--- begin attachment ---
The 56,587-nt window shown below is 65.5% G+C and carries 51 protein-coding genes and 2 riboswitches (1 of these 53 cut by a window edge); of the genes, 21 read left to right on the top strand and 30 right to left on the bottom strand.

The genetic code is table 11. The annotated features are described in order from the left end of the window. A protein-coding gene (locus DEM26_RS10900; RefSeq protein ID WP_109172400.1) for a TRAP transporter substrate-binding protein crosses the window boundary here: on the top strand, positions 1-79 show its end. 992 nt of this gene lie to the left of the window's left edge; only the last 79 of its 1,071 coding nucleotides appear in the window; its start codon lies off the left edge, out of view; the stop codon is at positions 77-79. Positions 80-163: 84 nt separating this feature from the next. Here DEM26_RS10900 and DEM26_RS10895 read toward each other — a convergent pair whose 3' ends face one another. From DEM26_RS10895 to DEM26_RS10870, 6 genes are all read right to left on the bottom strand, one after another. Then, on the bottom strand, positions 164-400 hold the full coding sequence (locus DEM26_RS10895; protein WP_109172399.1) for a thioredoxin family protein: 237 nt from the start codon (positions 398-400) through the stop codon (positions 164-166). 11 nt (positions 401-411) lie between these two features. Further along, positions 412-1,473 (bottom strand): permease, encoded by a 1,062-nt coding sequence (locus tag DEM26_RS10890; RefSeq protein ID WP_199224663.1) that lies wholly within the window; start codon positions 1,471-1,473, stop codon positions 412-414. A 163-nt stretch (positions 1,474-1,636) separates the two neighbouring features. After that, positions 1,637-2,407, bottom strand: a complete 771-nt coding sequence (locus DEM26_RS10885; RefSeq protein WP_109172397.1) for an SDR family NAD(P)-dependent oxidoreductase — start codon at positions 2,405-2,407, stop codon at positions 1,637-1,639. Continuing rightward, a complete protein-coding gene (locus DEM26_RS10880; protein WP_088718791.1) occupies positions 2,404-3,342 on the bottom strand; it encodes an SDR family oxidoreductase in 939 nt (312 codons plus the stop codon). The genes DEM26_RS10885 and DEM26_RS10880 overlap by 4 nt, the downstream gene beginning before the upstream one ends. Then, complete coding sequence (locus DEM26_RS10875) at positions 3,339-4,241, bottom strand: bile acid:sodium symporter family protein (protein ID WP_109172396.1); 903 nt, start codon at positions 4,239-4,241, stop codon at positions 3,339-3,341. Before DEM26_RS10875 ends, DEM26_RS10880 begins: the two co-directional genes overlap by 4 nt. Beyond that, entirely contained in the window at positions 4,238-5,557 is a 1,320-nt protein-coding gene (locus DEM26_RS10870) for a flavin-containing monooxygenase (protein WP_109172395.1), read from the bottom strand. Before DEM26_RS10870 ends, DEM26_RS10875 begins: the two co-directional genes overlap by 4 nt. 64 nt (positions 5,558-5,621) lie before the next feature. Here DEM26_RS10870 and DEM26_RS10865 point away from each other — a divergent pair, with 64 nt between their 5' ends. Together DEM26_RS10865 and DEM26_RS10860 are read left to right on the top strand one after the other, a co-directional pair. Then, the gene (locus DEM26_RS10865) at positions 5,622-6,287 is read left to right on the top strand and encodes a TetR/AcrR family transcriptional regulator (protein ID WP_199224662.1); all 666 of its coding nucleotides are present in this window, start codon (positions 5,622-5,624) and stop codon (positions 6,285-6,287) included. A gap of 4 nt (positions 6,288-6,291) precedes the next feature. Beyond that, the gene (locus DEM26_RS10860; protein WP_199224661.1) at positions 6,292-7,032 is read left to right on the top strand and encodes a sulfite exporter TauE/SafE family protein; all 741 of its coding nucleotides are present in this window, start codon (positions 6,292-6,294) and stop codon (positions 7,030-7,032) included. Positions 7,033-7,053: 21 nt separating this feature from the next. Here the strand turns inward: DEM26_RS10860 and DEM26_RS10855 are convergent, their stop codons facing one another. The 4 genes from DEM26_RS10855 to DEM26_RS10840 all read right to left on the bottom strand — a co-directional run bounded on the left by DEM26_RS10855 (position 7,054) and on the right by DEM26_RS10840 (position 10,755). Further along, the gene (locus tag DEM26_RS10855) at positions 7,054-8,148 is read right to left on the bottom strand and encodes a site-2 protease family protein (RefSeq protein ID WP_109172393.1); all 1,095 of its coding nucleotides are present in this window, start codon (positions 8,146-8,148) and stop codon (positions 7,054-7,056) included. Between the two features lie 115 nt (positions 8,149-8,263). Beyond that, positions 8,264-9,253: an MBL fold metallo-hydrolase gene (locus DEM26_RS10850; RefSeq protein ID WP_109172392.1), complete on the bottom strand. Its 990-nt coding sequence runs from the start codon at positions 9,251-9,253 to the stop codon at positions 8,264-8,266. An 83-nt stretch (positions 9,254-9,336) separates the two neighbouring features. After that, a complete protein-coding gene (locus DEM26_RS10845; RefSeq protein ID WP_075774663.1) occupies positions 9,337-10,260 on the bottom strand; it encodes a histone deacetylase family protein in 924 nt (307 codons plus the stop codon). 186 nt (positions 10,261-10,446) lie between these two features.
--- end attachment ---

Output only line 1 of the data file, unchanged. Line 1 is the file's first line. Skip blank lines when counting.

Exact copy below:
The 56,587-nt window shown below is 65.5% G+C and carries 51 protein-coding genes and 2 riboswitches (1 of these 53 cut by a window edge); of the genes, 21 read left to right on the top strand and 30 right to left on the bottom strand.